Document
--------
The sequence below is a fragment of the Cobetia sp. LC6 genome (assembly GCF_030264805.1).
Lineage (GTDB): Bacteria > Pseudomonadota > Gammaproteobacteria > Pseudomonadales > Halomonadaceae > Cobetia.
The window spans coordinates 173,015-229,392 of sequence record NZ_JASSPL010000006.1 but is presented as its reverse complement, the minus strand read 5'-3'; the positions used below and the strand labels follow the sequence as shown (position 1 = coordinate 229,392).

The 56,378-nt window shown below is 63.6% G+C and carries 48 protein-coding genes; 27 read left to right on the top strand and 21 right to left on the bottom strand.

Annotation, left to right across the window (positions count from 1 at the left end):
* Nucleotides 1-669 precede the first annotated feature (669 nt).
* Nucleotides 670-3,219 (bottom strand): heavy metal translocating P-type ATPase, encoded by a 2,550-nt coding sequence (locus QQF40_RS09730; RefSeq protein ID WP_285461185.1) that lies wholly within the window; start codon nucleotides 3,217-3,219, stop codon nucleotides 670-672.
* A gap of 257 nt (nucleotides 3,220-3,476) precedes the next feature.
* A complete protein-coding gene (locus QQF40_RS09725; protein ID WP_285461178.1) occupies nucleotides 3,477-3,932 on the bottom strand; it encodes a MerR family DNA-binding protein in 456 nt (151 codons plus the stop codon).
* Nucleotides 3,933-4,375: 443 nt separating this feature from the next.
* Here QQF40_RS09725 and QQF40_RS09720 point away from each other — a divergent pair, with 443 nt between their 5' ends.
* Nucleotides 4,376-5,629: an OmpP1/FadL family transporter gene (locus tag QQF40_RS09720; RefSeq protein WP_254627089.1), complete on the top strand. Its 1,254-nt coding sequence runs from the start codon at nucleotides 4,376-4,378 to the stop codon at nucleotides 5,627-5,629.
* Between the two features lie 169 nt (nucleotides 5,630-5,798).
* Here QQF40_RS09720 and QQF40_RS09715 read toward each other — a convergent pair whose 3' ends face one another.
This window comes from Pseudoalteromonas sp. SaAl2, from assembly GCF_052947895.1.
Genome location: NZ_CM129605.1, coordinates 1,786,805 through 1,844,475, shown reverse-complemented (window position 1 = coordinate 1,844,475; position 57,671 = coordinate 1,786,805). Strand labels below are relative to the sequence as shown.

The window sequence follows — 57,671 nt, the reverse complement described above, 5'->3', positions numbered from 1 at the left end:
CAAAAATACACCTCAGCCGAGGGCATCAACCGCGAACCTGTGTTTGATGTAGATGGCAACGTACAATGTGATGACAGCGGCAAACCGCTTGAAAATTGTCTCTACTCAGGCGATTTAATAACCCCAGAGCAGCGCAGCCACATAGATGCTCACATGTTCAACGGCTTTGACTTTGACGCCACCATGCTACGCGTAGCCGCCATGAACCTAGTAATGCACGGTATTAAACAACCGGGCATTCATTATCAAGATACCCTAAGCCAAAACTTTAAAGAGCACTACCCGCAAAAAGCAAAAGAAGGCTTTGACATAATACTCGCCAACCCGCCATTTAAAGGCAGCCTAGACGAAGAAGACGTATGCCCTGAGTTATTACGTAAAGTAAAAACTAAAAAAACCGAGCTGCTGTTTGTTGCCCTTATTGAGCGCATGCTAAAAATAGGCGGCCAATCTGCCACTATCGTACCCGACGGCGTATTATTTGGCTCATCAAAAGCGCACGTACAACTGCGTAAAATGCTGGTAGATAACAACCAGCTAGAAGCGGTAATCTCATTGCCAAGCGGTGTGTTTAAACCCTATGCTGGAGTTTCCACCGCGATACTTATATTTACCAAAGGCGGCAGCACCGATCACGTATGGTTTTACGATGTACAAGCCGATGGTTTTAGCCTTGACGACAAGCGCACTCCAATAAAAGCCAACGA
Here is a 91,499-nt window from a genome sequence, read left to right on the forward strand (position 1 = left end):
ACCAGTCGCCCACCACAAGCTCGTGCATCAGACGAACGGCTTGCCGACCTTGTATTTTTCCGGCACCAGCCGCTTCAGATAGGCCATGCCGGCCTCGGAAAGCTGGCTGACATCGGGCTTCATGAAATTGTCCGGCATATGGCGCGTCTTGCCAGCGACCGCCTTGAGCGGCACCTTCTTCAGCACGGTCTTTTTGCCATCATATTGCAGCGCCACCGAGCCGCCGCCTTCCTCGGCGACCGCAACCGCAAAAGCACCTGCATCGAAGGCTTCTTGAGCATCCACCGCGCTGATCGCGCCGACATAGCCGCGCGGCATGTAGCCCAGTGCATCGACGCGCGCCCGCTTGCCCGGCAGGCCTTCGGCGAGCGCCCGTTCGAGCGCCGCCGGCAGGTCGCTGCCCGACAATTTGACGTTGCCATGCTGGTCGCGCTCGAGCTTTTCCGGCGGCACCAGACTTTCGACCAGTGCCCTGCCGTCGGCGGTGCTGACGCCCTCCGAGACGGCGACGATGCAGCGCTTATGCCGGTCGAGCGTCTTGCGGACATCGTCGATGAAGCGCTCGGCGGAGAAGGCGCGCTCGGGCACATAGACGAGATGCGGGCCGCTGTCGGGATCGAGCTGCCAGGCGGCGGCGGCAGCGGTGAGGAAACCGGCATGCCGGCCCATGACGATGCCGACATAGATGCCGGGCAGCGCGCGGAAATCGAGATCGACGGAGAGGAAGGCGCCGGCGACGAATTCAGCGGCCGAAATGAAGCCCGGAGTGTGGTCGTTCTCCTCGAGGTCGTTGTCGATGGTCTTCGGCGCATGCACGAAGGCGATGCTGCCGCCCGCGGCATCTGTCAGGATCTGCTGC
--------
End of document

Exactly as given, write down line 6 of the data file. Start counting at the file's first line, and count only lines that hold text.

* Nucleotides 1-669 precede the first annotated feature (669 nt).